sedative or anxiolytic
rmihalek at partners.org
Wed Nov 8 09:01:23 EST 2000
In article <200011080625.WAA08245 at pubms.pku.edu.cn>
shixiang at pubms.pku.edu.cn (Xiang Shi) writes:
> I am a graduate student in Peking University,P.R.china. It is my first to be here.
> I find it a quite good place for me as I can learn and discuss some probelms with you all.
> wish you good luck with your research work.
> I am now reading a papar about GABA receptor, I met with two word : sedative and anxiloytic.
> I am not sure the exact differece between them,hope someone can help me.
> Another thing, if you work is related to GABA receptor,
> could you inform me some classic papers and experiments or books.
> Thanks very much.
Sedative implies that locomotion (or the motive to locomote) is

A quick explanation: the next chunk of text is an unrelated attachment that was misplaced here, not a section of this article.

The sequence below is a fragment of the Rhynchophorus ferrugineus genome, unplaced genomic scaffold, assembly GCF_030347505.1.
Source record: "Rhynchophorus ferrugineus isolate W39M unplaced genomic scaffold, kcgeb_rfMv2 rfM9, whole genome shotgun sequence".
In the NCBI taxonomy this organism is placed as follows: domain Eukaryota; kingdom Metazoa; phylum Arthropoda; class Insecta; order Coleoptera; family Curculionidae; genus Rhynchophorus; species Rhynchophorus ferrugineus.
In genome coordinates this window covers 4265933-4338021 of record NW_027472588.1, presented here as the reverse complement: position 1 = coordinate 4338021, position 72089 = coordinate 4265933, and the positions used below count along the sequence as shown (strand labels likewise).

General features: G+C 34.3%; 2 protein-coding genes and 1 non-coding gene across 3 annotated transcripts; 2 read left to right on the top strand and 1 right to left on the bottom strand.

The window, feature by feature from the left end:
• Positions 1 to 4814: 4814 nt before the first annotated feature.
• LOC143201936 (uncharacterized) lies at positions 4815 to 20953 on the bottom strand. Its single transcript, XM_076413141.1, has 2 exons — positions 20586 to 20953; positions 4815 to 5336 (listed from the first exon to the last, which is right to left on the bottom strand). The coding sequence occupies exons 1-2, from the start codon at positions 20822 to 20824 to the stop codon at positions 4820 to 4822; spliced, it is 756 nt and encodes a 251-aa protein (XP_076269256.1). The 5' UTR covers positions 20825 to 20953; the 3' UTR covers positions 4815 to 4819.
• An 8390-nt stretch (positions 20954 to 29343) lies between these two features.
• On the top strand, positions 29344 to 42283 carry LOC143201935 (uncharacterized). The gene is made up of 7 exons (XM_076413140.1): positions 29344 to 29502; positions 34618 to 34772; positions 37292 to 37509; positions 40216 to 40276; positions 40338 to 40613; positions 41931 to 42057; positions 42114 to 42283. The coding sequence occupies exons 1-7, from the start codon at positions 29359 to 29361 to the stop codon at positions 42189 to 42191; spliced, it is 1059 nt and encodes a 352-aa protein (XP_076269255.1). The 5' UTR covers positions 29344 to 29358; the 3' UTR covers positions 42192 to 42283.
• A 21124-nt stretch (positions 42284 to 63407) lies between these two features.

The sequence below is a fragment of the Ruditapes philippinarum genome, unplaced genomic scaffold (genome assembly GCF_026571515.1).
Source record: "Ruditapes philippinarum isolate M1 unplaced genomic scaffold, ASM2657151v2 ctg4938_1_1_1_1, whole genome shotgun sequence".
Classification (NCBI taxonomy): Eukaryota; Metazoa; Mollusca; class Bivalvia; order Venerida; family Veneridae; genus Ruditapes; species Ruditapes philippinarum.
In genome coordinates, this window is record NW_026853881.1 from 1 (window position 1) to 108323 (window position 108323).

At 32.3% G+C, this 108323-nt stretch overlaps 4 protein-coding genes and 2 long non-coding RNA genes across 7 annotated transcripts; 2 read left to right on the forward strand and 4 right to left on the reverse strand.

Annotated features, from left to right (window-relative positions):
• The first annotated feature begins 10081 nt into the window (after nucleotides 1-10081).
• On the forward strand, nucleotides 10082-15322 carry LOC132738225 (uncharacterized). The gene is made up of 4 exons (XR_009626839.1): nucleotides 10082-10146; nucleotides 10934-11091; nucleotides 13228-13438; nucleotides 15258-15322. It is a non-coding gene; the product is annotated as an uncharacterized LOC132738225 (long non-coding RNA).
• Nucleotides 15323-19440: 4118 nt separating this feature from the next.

reduced, and that perhaps motor skills are going to be reduced.
Anxiolytic related strictly to anxiety; a drug that is claimed to be
anxiolytic should reduce anxiety.
Many (or all?) anxiolytic drugs have sedative side-effects. It used to
be thought that sedation was a necessary component of anxiolysis. Uwe
Rudolph et al., made a "knockin" mouse model in the GABA receptor
system (Nature, 1999). Comparing mutant mice to wild-type mice, the
classic anxiolytic drug valium (diazepam) had no effect on sedation in
mutants and (as expected) significant effects on sedation in wild-type.
However, the drug still functioned as an anxiolytic in both mutant and
wild-type mice. So,they showed that sedation is not required for
anxiolysis and that there is distinct genetic control over the
different behavioral effects of diazepam.
As far as classic GABA receptor papers, it really depends on what
aspect of this system you're interested in: GABA receptors and
benzodiazepines, GABA receptors and alcohol, cloning of GABA receptors,
etc. There's probably 10,000 references you could access that contain
'GABA receptor' as a key word!
Bob Mihalek rmihalek at FORMULA1.partners.org
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